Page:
With Satan’s influence, which came into the world at the fall of man, God’s many blessings often seem to be mixed blessings. In Fiddler on the Roof, the words are sung that life is full of happiness and tears; and so it is. The Orientals refer to this situation as Yin and Yang. This understanding is even touched on by science, with the observation that every action has an equal and opposite REaction.
It is, perhaps, a flaw of my character that I see with sometimes uncomfortable clarity the apparent dichotomy of nearly all things in life. A former co-worker once told me that I always had a “but.” Not a “butt,” mind you, though mine is prodigious, but a “but.” Until then, I guess I never fully realized my tendency to see the bad in good things and the good in bad things, or my tendency to express it.
And so it is with the seasons, it seems to me. Good and bad walk hand in hand through the calendar. It’s easiest to see with winter and summer. The end of mosquitoes, flies and bird flu is countered by snow and cold. The season of growth and warmth is countered by bugs, droughts and heat waves. Spring and fall are judged a little less harshly by most of us, I believe. Autumn, with its vibrant colors, harvested crops, and generally mild weather is much loved, but we always know that it’s the harbinger of winter. Spring, too, is rather pleasant, as the cold of winter slowly transitions to the warmth of summer, bringing with it all the sounds, scents and sights of renewal. Yet it, too, gives hints of things to come.
Just yesterday, from among the scent of daffodils and the sound of birdsong, came the first serious rumble of thunder for quite a while. When I was a kid on the farm, I savored thunderstorms. Their noise and flashes of light were better than any light-show put on by man. I've even heard them called “God’s fireworks.” With time, though, my thoughts changed on those grand displays of nature’s power. Perhaps it started with losing the old walnut tree in the front lawn of my Civil War Era home. It had the best-tasting nuts of any tree around, but one gigantic blast from the heavens and it was a thing of the past. Then there were the neighbor’s barns that burned after lightning strikes, the roof nearly blasted off our outhouse, and the near microscopic strands of fishnet that had formerly been my mother’s clothesline. And there, high on a hill, exposed daily to nature’s worst, stood our home and our barn. Over the years, I've heard of entire herds of cattle killed by a single bolt of lightning, golfers killed on the fairway and farmers killed on their tractors. Thunderstorms gradually became something that I dreaded, rather than savored.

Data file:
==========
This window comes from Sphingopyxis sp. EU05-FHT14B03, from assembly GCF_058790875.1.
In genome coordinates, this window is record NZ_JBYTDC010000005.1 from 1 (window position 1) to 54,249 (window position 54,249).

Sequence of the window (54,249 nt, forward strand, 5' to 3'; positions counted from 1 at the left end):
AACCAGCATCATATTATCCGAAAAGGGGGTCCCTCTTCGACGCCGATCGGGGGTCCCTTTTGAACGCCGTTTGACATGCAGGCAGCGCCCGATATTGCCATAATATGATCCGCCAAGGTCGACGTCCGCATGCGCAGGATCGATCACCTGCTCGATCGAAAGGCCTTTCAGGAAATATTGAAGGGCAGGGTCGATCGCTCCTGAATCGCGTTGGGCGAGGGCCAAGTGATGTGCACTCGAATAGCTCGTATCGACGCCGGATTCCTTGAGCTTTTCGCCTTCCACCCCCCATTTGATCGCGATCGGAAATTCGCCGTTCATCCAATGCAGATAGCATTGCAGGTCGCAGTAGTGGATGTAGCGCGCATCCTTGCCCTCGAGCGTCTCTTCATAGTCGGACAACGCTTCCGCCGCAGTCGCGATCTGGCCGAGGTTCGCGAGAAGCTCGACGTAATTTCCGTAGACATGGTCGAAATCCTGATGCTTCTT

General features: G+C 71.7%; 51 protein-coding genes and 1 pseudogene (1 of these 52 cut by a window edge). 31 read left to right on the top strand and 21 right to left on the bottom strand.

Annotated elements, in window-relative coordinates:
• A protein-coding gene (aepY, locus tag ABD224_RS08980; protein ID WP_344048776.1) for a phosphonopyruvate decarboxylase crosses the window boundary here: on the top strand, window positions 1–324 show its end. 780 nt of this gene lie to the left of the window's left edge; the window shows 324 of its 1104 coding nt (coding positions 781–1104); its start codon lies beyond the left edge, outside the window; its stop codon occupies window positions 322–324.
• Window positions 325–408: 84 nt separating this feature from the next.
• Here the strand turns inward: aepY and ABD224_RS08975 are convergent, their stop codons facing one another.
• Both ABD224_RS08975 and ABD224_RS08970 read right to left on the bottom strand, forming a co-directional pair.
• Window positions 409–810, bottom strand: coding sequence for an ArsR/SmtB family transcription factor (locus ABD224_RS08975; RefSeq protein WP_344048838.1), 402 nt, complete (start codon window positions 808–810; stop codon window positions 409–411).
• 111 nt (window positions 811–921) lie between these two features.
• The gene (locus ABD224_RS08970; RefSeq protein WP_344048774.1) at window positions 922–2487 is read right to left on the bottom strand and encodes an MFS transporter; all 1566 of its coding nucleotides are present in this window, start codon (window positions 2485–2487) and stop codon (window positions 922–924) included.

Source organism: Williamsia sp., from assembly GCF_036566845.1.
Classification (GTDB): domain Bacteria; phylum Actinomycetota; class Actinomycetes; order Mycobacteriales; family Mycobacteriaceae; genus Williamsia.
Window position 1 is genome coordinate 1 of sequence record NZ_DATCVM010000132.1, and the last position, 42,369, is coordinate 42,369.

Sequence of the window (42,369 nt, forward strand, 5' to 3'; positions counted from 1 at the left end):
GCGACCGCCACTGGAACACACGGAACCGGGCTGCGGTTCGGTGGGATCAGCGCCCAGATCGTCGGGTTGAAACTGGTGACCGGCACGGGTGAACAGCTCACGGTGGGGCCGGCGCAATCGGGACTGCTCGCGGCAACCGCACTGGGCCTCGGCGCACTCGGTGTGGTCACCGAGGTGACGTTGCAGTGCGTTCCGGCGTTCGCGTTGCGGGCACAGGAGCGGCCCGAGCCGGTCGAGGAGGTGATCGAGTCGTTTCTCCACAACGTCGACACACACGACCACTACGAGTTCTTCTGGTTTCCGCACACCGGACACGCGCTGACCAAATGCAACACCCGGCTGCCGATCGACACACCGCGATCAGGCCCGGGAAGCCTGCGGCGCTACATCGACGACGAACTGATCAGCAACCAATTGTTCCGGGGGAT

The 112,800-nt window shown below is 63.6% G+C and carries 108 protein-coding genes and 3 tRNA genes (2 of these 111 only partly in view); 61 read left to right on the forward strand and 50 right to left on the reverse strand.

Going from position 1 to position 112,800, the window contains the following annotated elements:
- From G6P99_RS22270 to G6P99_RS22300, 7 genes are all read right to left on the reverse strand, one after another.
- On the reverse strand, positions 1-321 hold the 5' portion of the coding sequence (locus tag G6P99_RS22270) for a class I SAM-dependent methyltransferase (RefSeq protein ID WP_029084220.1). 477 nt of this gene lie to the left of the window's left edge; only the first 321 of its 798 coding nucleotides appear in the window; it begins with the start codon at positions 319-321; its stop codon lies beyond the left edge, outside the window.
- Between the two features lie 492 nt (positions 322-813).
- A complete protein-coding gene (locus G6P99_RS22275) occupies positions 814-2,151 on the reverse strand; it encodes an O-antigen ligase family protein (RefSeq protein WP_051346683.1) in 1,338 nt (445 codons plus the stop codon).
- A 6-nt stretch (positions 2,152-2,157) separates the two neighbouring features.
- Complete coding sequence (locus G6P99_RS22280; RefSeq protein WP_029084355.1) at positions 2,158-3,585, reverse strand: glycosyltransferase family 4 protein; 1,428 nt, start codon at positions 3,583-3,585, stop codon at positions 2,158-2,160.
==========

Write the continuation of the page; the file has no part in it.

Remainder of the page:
So yesterday, when I heard that first rumble of the season, I knew it was a sign of things to come. July may hold the title of having the most storms, for the Native Americans called July “the thunder moon.” Still, damage can result from any storm, so I did what I always do anymore at the first sign of a storm—I prayed. I prayed that the Lord would cause the storm to be harmless, and that no-one would lose their lives to its fury. I prayed that not only would the people be safe, but their homes, their barns, their livestock, their equipment, their pets and anything else they (and we) might have. I prayed also that our utilities wouldn't be interrupted. I even asked Him to protect the wild creatures and the trees. I don’t get nervous like our little dog, and I’m sure that in the great scheme of things, lightning serves a useful purpose. However, these days, I’m as happy to see it cease as I once was to see it start. I guess age can do that to you. © 2014